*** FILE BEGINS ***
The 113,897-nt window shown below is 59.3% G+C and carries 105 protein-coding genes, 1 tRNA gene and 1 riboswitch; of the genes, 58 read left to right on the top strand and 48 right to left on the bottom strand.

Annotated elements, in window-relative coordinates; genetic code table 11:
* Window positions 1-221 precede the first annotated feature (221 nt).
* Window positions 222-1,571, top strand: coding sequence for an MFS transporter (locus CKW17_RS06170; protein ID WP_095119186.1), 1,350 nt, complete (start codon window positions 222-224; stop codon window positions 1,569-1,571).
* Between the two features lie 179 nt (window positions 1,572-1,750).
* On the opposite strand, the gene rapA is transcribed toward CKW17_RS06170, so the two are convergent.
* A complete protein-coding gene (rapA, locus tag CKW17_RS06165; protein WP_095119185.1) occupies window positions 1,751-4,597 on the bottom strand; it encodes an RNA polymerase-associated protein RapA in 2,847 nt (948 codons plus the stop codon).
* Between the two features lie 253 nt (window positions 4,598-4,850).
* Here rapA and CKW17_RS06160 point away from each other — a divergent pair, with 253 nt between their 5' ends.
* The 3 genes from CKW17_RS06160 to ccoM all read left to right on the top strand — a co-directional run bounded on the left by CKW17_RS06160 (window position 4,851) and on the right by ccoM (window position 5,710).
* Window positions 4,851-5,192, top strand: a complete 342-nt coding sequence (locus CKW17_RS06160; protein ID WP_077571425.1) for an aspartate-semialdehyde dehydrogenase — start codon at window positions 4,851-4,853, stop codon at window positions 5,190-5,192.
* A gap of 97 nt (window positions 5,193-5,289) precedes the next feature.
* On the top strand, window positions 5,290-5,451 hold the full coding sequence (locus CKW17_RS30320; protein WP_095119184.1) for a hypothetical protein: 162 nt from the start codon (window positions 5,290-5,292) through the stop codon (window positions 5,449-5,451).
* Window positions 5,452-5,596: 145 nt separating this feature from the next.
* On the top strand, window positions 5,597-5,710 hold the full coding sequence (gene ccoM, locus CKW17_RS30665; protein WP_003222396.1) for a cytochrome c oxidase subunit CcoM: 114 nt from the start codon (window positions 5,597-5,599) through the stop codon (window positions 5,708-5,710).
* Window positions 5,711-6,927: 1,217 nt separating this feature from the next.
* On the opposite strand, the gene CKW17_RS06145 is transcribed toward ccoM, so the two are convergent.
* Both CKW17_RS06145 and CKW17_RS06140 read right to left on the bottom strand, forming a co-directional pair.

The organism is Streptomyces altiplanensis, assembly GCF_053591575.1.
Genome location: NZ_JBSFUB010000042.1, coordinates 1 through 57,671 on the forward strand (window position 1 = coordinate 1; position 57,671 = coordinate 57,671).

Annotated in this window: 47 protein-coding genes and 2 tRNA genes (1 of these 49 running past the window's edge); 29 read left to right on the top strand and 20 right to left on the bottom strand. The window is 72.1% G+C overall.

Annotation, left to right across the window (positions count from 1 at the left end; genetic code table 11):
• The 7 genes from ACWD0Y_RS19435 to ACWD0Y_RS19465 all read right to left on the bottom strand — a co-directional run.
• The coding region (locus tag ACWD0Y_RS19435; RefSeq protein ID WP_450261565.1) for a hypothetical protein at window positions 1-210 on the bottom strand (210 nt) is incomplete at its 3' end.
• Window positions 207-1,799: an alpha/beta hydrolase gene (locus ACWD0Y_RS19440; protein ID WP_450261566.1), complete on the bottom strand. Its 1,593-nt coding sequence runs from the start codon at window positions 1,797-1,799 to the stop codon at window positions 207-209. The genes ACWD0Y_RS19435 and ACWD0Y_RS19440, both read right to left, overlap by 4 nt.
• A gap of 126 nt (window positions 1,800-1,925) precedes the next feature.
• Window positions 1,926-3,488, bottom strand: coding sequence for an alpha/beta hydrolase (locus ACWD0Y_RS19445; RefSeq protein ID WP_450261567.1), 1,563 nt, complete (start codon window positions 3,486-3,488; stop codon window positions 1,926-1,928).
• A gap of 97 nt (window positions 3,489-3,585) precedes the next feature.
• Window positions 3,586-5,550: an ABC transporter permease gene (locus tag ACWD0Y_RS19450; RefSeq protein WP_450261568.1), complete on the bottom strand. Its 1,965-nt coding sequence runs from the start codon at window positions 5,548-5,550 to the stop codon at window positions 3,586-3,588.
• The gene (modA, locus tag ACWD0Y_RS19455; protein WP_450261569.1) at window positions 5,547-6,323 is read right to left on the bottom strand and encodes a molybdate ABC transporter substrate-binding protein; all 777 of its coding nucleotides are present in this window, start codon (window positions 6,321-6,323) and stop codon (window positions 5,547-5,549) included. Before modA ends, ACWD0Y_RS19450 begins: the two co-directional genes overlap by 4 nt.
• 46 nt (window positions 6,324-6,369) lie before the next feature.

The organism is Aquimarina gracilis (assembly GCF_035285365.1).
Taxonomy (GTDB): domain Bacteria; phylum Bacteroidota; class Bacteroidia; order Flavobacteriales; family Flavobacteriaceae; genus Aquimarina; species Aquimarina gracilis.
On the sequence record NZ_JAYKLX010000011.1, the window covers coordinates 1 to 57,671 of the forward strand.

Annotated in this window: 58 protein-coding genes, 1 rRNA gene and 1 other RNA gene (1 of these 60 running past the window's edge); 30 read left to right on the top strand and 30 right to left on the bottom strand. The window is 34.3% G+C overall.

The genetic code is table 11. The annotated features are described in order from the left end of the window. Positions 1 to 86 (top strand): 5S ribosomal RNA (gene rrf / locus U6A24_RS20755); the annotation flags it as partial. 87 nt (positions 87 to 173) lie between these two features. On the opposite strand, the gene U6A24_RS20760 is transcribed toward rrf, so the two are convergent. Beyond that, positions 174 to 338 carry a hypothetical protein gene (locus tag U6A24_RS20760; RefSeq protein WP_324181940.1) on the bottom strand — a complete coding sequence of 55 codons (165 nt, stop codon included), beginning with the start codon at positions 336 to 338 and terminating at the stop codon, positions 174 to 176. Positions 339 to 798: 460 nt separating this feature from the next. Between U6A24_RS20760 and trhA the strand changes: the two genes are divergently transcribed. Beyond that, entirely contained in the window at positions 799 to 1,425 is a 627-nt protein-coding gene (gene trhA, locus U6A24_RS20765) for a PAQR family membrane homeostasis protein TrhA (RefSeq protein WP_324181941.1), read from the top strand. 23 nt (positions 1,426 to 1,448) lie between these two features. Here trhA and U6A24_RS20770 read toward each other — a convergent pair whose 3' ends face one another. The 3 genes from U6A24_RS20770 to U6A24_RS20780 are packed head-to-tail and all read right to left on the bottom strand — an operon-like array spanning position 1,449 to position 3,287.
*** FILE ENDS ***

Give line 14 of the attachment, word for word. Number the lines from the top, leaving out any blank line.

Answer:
* Window positions 5,452-5,596: 145 nt separating this feature from the next.